DENVER — Within a week of one another, two major pharmaceutical companies have announced positive early results from their COVID-19 vaccine trials.
Pfizer and Moderna have indicated that their vaccines have a 90% and 94.5% efficacy rate, respectively. The vaccines both use messenger RNA to help create antibodies for patients to be able to fight off the novel coronavirus.
“That, I think, is very reassuring that you have two independent experiments that have come to the same conclusion, that the conclusion is real,” said Dr. Thomas Campbell, the chief clinical research officer for UCHealth and the associate dean for clinical research at the University of Colorado School of Medicine.
The volunteers for these trials started to be enrolled on July 27. The Moderna trial was conducted in 99 sites across the country, including the University of Colorado School of Medicine. It enrolled 217 participants in the trial, who contributed to the data the pharmaceutical company used for its results.
There are some differences in the vaccines, however. First, Pfizer’s version must be stored in a freezer that can reach -70° Celsius while Moderna’s can be stored at -20° Celsius, which is the temperature of an average freezer.
Most major hospitals do have freezers that are cold enough to store both, however the temperature difference could add an advantage to the Moderna vaccine.
“It is a bigger issue for distribution and administration of the vaccine,” said Campbell.
Meanwhile, the efficacy rates for the two are slightly different but not something Campbell is overly focused on since anything 90% or higher means the vaccine is as effective as the measles, smallpox or mumps vaccines.
“We were bracing ourselves for something much lower and for this to be at 90% or greater right now, that’s very encouraging. Even if that drops over time and we understand where the gaps are, this is a very good starting point,” said Dr. Gregg Dean, the Department of Microbiology, Immunology, and Pathology at the College of Veterinary Medicine and Biomedical Sciences at Colorado State University.
Dr. Dean and Dr. Campbell are cautiously optimistic about the progress of these two vaccines but say there is still a long road ahead before they will be widely distributed.
For one thing, the clinical trials of the vaccines will continue for at least two years to get more in-depth results.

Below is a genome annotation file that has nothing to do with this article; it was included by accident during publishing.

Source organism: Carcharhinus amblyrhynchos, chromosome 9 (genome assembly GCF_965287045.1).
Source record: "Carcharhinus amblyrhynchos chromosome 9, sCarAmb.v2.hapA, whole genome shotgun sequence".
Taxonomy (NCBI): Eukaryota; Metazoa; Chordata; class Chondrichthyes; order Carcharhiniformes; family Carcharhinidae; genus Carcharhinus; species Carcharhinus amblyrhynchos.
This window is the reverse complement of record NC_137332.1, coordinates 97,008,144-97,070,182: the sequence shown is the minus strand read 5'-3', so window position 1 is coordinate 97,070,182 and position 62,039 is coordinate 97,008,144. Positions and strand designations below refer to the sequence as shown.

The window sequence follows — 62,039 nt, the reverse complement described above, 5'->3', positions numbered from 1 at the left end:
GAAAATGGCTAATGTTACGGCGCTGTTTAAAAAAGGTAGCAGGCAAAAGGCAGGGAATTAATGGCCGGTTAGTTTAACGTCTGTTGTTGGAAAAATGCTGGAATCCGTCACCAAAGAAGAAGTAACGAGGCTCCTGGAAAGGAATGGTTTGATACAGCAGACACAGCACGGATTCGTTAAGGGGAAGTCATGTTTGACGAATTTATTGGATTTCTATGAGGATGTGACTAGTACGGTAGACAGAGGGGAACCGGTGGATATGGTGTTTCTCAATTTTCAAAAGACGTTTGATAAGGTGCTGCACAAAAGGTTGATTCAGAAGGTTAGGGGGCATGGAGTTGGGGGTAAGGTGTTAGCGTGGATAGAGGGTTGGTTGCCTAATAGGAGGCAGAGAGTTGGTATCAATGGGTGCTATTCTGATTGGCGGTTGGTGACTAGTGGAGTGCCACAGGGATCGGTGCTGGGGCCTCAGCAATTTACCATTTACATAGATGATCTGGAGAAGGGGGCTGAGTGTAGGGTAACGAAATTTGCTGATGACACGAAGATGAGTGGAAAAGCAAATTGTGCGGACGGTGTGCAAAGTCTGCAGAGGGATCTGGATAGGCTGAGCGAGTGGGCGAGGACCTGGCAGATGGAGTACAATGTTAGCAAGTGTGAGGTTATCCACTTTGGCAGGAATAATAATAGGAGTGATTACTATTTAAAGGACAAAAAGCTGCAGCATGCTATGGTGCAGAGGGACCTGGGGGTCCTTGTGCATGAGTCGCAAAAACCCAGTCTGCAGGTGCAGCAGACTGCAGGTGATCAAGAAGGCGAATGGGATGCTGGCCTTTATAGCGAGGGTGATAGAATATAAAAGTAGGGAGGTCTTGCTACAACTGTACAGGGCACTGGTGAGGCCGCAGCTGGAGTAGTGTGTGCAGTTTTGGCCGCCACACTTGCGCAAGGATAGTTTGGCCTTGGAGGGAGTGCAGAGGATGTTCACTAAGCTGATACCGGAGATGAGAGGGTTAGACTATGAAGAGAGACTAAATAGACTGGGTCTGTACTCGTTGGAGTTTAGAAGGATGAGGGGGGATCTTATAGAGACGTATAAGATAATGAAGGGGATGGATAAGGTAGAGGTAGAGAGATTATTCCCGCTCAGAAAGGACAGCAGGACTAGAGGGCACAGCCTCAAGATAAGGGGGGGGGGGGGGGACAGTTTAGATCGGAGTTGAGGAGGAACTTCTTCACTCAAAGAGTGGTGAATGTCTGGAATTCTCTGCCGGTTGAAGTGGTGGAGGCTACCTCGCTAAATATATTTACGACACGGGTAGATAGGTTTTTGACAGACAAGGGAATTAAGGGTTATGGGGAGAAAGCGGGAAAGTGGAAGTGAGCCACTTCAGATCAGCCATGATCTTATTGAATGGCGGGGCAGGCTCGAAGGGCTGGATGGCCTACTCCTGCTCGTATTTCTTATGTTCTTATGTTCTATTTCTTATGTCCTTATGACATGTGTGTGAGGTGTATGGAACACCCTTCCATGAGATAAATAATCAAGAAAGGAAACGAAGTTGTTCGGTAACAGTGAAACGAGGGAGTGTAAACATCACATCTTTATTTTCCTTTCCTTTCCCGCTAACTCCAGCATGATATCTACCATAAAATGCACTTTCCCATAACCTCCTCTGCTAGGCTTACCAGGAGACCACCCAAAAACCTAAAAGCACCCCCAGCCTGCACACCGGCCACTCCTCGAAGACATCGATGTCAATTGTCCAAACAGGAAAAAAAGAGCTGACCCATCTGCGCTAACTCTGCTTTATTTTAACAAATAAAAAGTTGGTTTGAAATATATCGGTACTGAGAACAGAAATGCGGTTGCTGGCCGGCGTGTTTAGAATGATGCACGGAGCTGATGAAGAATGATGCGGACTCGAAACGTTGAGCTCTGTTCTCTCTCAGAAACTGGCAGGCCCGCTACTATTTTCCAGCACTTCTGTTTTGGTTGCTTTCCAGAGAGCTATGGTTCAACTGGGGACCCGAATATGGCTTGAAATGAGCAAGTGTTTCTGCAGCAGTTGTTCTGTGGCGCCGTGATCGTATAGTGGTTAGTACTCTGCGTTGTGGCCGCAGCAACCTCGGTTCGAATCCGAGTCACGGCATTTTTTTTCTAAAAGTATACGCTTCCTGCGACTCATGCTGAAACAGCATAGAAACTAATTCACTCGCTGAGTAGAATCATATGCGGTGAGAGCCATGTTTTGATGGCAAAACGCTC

“All the data we have so far are on the short-term safety and efficacy and we still need to collect data to evaluate the long-term safety and efficacy. Sometimes there are side effects from vaccines that might not be apparent for months,” Dr. Campbell said.
The efficacy of the vaccine could also decrease overtime, meaning the patient would need a booster shot to keep their antibodies up.
The efficacies for these vaccines were also measured in very controlled circumstances, which could prove to be very different than how the vaccine works in ordinary life.
Pregnant women and those who are immunosuppressed were also not included in the trials and there is little indication at this point how they would be affected by the vaccines.
Both Moderna and Pfizer have said they plan to file for an emergency use authorization with the Food and Drug Administration (FDA) so that they will be able to distribute the vaccines to specialized groups (like frontline workers, for instance) while the clinical trials continue.
“COVID right now is pretty much raging across the country and so, as in any medical condition, we have to weigh risk versus benefits and the risk of doing nothing is tremendous,” Dr. Campbell said.
He anticipates that the general public won’t be able to gain access to the vaccines until the second quarter of 2021.
Dr. Dean has been working on a COVID-19 vaccine of his own that takes a different approach from the Moderna and Pfizer versions. His version puts a greater emphasis on the cost and global distribution capabilities. Dr. Dean’s team is trying to create a vaccine that can be stored at room temperature, is inexpensive and easy to manufacture.
“I think everybody needs to brace themselves and understand that we are going to see a number of vaccines roll out. We can’t just be dependent on one or two. These two companies are the first, they’re not going to be the last and maybe in the long run, they’re not going to be the best,” Dr. Dean said.
He has been heartened by the amount of collaboration happening around the world, saying it is unprecedented and could serve as a template for how problems can be addressed in the future.
CU also has trials going on for the Johnson and Johnson vaccine trial while another site in northern Colorado is enrolling volunteers for the Astrazeneca trial.
“It’s important that we continue to conduct those studies because we need more than one vaccine or more than one type of vaccine in order to get the coverage that we need, and then also we don’t want to put all of our eggs in one basket,” Dr. Campbell said. “We need some back up plans. So, it’s important to recognize that this is not the end. It’s just one of the first steps.”